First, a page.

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Who Was The First King In The World? Photo KnowInsiders

‘Who was the first King in the world?’ is a question without an answer

This does not mean we cannot try to provide some answers to this question, at least. The answers may not be definite, but can at least give some insight into a few possible options. It is not hard to imagine how writings of something that happened thousands of years ago could be lost to the dust of history. Some historians believe this to be an unanswerable question that could not have survived time.

Why is it hard to find the answer?

The largest obstacle to finding out the answer to this question is the fact that there are no records in existence that speak of kings that lived 5,000 years ago. Another problem is that we cannot be sure which ancient words exactly refer to people in a way we relate to kings today. Some words came into use much later. One example is the word pharaoh, which only started seeing use around 1570 B.C.E. Despite all this, we can find at least some clues in the Sumerian king list, among other sources. Two names deserve mention, Alulim, and Sargon of Akkad.


Alulim was an antediluvian ruler in the Sumerian myth. His reign is not considered historical but is still relevant enough that it deserves mention. It is the first known mention of a ruler, however vague it may be. The mention of rulers in these texts is mostly mythical, and it is hard to determine how long they have ruled since the Sumerians used different numerical units than we do today.

Alulim was the first king of Eridu and the first king of Sumer according to the Sumerian king list, making him the first king in the world. Enki, the god of Eridu, or his mortal son Adapa, are said to have brought civilization to Sumer.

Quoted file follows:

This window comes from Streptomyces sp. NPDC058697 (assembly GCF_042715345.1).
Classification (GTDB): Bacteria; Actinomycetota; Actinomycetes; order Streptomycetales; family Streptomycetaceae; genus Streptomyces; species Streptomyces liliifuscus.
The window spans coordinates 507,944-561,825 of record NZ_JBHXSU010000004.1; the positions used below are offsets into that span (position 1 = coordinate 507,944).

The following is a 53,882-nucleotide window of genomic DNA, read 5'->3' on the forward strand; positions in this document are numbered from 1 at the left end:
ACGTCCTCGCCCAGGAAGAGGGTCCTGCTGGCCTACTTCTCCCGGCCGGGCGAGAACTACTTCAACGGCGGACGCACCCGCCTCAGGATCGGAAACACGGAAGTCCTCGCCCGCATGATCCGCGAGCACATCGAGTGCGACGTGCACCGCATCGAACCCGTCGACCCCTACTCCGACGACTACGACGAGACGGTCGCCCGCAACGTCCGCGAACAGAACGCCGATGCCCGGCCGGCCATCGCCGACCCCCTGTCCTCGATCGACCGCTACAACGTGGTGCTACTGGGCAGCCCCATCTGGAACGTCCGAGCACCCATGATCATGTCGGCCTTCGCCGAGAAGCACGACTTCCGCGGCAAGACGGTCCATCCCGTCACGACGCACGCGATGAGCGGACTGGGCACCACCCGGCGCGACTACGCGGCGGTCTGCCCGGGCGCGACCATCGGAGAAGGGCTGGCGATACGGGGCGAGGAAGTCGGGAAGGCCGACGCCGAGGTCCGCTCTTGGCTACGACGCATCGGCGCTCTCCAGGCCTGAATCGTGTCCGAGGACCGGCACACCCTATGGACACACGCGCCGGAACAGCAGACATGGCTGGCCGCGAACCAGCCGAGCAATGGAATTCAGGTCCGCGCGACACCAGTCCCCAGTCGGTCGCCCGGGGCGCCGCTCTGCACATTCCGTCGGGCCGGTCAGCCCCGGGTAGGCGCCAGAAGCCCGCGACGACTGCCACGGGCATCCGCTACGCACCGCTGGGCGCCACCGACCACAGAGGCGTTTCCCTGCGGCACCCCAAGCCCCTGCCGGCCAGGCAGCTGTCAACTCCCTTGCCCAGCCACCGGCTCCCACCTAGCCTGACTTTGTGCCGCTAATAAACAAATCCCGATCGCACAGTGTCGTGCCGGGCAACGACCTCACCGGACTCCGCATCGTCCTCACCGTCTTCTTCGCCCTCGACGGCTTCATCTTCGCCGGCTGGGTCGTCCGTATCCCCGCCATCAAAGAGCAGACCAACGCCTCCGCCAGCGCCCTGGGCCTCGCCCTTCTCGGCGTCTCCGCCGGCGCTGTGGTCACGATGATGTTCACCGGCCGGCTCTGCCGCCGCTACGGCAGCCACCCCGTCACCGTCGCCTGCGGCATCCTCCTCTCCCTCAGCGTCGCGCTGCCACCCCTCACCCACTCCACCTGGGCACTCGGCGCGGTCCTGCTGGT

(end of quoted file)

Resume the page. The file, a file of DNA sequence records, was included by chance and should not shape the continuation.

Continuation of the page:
"After the kingship descended from heaven, the kingship was in Eridug (Eridu). In Eridug, Alulim became king; he ruled for 28800 years."

He was appointed ruler right after the god Enki brought civilization to Sumer. He is mentioned as having descended from heaven and ruled in Eridu, the earliest city in Mesopotamia. Most modern scholars draw parallels between Alulim and the biblical Adam and consider him fictional.

Who Was Alulim ?

Due to the lack of ancient records, it is very difficult to unravel the mystery of Alulim. Who was this enigmatic being and what role did he play in the Near East? These questions are troublesome to answer, but scholars have put forward certain intriguing theories worthy of further attention.

Professor William Wolfgang Hallo of Yale University stated that Alulim was one of the seven demigods known as Apkallu. These beings were created by the god Enki, and their duty was to establish a culture and give civilization to mankind. They served as priests of Enki and as advisors or sages to the earliest kings of Sumer before the flood. The Apkallu were fish-like men who emerged from the water Abzu, the primeval sea below the void space of the underworld (Kur) and the earth (Ma) above.

Sargon Of Akkad

Photo National  Geographic
Photo National Geographic

Alulim’s existence may not have been proven, but historians recognize Sargon of Akkad as the first person that ruled over an empire. He was the first ruler of the Akkadian Empire and is most famous for his conquests of the Sumerian states. He lived during the 24th and 23rd centuries BC and was the founder of the Sargonic dynasty. This dynasty ruled for an entire century after he died.

Akkadia was the world’s first empire. It was established in Mesopotamia around 4,300 years ago after its ruler, Sargon of Akkad, united a series of independent city states. Akkadian influence spanned along the Tigris and Euphrates rivers from what is now southern Iraq, through to Syria and Turkey. The north-south extent of the empire meant that it covered regions with different climates, ranging from fertile lands in the north which were highly dependent on rainfall (one of Asia’s “bread baskets”), to the irrigation-fed alluvial plains to the south.

It is believed that his empire included almost the entirety of Mesopotamia and parts of the Levant. Sargon is believed to have ruled from his capital named Akkad; however, the exact archaeological whereabouts of this city are still unknown. He is considered to have been a legendary figure, appearing in many works of literature.